In Martinez the European Court of Justice (ECJ) proceeded in three stages, which Redmond(5) characterised as follows:
Shevill determined that an alleged victim may bring an action in:
In considering these tests, the court observed that Martinez clarified that for internet publications, it is sufficient if the content has been posted online or has otherwise been made accessible in the country of receipt. However, the relevant site in this case was a subscription site, and it could not be inferred that publication had occurred, as information is not readily available across jurisdictions for such sites. In Coleman, the court required evidence of internet publication and access from Ireland, but there was only one subscriber – a Belfast company – which had accessed the material.
Based on Martinez, the court felt it relevant to consider the centre of interest of the injured party, which was strongly relied on by the applicant. However, the court stated that the centre of interest test can be applied only once it is established that the material has been published and read in Ireland. The court concluded that this approach is consistent with Shevill, which acknowledges the two steps of publication and receipt of communication. In this case, the only publication was in Belfast and there was no proof that the material had been accessed by subscribers in Ireland.
Ultimately, the court felt that:
"for the centre of interest test to apply it must also be established that material was published and read in Ireland. Based on the test in Coleman and the fact that the subscription site is note readily accessible it cannot be said that the centre of interest can apply where the Shevill rules acknowledge the two steps of publication and the place of receipt of communication."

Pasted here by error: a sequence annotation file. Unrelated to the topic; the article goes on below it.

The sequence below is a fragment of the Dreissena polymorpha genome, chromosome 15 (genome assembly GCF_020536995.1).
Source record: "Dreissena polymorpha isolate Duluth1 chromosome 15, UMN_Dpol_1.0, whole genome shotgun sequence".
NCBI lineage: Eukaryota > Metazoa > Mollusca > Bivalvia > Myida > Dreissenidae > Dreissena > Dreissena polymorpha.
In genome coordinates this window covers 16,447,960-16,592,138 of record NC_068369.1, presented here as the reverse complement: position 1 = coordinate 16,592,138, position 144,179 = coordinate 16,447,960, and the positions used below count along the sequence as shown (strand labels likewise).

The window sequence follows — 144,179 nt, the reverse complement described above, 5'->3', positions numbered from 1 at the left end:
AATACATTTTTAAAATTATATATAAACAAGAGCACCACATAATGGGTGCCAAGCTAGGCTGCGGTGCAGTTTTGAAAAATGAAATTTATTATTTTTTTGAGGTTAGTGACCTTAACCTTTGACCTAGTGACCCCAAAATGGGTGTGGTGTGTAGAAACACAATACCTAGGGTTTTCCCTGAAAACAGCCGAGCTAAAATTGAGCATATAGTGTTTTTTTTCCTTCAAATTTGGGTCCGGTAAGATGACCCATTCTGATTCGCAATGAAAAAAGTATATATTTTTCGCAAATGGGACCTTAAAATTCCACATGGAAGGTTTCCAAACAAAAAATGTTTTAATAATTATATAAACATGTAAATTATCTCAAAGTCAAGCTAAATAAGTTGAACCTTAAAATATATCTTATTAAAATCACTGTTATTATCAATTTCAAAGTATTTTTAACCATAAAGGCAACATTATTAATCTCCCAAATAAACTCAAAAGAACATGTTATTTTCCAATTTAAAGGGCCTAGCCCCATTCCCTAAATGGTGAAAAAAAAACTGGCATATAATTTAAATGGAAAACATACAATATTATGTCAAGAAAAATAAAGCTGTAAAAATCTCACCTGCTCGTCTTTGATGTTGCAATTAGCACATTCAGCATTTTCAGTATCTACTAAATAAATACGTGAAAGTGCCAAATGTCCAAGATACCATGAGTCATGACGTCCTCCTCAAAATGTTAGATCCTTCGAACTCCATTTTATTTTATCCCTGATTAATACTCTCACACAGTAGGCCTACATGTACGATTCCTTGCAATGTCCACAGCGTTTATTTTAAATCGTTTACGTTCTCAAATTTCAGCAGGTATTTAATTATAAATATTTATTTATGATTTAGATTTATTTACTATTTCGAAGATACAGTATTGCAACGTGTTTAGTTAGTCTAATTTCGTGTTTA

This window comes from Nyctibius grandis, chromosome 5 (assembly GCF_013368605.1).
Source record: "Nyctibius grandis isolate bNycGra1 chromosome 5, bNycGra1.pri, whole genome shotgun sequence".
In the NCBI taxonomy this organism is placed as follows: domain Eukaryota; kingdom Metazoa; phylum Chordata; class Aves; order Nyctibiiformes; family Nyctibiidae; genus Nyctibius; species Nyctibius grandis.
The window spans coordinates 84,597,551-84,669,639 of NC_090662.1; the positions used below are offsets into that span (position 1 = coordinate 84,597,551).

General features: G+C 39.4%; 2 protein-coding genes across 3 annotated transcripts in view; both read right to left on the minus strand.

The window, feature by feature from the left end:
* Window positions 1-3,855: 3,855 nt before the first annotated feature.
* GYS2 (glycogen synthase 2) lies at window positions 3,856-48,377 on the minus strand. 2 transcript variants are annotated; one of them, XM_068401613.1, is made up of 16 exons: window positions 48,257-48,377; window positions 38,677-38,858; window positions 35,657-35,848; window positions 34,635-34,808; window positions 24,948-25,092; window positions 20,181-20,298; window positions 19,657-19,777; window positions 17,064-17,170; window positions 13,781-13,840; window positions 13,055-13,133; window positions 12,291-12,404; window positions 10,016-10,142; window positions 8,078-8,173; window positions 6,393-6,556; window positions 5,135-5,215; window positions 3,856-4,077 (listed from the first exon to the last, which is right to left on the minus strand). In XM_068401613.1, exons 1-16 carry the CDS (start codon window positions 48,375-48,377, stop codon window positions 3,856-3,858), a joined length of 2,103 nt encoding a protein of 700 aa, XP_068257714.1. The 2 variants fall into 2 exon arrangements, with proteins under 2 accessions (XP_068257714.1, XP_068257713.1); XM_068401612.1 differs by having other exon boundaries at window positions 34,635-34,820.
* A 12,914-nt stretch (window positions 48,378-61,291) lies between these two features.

The court therefore ruled that publication which fulfilled the requirements of Section 28 had not been made out, and that the respondent's appeal must succeed.
The case highlights that jurisdiction is an important issue for defamation proceedings and should be carefully considered where there is any cross-jurisdictional aspect. Moreover, it clarifies that for alleged online or internet defamation in Ireland, evidence of online publication may be insufficient; depending on the circumstances it may also be necessary to establish proof of access of the relevant material from Ireland. Accordingly, a prospective plaintiff in Irish defamation proceedings should consider this before commencing proceedings.
For further information please contact Gearoid Carey or Hugh Hannigan at Matheson by telephone (+353 1 232 2000), fax (+353 1 232 3333) or email (email@example.com or firstname.lastname@example.org). The Matheson website can be accessed at www.matheson.com.